The English word “oath” can be defined as “a solemn or formal declaration invoking God” as well as “an act of making such a declaration.”1 In Greek, these two definitions could be translated as ὅρκος and ὁρκωμοσία, respectively. ὅρκος, as far as I know,2 does not refer to the “act of making such a declaration.” That is, it does not share the double meaning like our English word “oath.” Instead, it is the Greek word ὁρκωμοσία that refers to the “act of making such a declaration.” This is the word we find in Hebrews 7:28.
Therefore, when the author writes «ὁ λόγος...τῆς ὁρκωμοσίας», this translates as “the word of the oath-taking.” The sense of the genitive is: “the statement made during the oath-taking.” This refers back to Hebrews 7:17, which refers back to Psalms 110:4, wherein it is written,
4 Yahveh swore and will not repent, “You are a priest forever after the order of Malki-Tzedek.”
The English verb “swore” means that Yahveh took an oath;3 likewise for the Hebrew verb שָׁבַע (shava)4 and the Greek verb ὀμνύω.5 The oath itself is indicated by the statement contained within the quotation marks, for an oath itself is a (verbal) declaration. Therefore, “the word of the oath-taking” is the oath: “You are a priest forever after the order of Malki-Tzedek.”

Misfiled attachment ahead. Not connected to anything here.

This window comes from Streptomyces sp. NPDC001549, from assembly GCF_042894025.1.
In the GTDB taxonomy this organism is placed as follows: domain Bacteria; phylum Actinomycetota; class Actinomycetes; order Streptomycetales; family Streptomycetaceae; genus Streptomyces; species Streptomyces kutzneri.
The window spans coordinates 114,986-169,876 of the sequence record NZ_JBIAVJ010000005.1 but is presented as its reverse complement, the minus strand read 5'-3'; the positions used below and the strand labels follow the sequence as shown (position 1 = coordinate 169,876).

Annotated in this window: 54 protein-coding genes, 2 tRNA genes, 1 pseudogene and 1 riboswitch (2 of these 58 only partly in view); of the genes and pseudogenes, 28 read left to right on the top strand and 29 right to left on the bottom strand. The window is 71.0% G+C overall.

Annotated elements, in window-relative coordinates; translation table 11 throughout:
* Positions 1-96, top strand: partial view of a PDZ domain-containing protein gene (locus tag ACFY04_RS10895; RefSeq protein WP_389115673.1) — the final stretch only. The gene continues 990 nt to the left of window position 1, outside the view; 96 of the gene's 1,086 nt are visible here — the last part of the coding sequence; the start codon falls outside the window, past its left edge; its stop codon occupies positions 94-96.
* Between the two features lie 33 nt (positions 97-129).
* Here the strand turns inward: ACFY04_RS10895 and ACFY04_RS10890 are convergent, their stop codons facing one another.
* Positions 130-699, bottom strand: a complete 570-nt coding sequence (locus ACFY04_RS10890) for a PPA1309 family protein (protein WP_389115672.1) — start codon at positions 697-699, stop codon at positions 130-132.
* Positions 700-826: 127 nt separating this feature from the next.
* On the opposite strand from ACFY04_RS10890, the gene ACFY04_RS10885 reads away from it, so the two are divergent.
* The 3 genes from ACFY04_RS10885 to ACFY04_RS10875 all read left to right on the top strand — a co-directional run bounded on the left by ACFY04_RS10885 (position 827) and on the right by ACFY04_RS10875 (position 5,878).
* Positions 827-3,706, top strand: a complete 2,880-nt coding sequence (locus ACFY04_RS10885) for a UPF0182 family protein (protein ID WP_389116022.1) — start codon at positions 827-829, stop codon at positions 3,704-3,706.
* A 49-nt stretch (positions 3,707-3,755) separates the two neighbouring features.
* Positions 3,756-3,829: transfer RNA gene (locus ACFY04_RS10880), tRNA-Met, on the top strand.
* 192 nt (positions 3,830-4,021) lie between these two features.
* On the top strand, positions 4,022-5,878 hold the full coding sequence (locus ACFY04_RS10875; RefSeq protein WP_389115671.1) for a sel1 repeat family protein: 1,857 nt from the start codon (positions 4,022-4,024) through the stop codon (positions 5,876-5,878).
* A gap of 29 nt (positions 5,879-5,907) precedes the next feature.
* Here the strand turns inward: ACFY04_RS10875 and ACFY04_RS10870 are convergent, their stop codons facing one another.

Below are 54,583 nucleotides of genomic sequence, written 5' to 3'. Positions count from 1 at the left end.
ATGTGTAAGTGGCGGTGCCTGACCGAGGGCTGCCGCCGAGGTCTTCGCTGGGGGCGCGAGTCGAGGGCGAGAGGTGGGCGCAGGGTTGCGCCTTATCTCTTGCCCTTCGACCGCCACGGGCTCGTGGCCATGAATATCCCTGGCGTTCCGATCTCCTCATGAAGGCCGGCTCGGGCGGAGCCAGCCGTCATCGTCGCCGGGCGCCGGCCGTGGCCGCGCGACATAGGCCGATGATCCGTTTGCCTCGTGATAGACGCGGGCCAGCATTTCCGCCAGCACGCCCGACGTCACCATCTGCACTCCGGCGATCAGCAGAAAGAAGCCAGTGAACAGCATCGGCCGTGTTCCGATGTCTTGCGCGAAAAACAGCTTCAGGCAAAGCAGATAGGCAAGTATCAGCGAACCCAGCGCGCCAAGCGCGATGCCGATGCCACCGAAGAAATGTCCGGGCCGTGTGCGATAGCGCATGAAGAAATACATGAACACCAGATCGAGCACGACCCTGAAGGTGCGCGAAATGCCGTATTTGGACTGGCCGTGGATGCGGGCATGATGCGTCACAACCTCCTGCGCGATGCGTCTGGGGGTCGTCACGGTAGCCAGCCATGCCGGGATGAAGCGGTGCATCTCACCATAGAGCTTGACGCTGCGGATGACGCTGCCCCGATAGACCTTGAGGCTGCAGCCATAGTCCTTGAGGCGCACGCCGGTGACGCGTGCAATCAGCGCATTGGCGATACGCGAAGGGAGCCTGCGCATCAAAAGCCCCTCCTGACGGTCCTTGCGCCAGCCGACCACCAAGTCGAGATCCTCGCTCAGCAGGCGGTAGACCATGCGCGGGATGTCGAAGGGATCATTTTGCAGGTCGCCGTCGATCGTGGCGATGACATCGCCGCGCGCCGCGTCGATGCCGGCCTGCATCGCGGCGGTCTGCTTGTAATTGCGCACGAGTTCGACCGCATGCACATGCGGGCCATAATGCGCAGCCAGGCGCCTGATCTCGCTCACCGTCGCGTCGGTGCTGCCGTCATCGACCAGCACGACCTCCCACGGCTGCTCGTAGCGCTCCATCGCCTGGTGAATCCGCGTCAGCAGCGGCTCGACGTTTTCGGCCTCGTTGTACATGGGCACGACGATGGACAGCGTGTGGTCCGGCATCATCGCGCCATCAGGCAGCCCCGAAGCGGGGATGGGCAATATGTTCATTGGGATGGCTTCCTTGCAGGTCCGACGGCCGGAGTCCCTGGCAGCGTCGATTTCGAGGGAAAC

1 Oxford English Dictionary online, “oath,” 1., a.
2 LSJ, p. 1252, ὅρκος
3 OED, “swear,” 2.:
To promise or undertake something by an oath; to take an oath by way of a solemn promise or undertaking. (Const. as in 1; also const. dative or to the person to whom the promise is made.).
4 For the Hebrew verb שָׁבַע (in Psa. 110:4), see Gesenius, p. 802, שָׁבַע:
“to swear...to promise any thing by an oath to any one.”
5 For the Greek verb ὀμνύω (in Heb. 7:21 and Psa. 110:4 LXX), see LSJ, p. 1223, ὀμνύω:
swear to a thing, affirm or confirm by oath.
Gesenius, Heinrich Friedrich Wilhelm. Gesenius’s Hebrew and Chaldee Lexicon to the Old Testament Scriptures. Trans. Tregelles, Samuel Prideaux. London: Bagster, 1860.
Liddell, Henry George; Scott, Robert; et al. A Greek-English Lexicon. 9th ed. Oxford: Clarendon, 1940.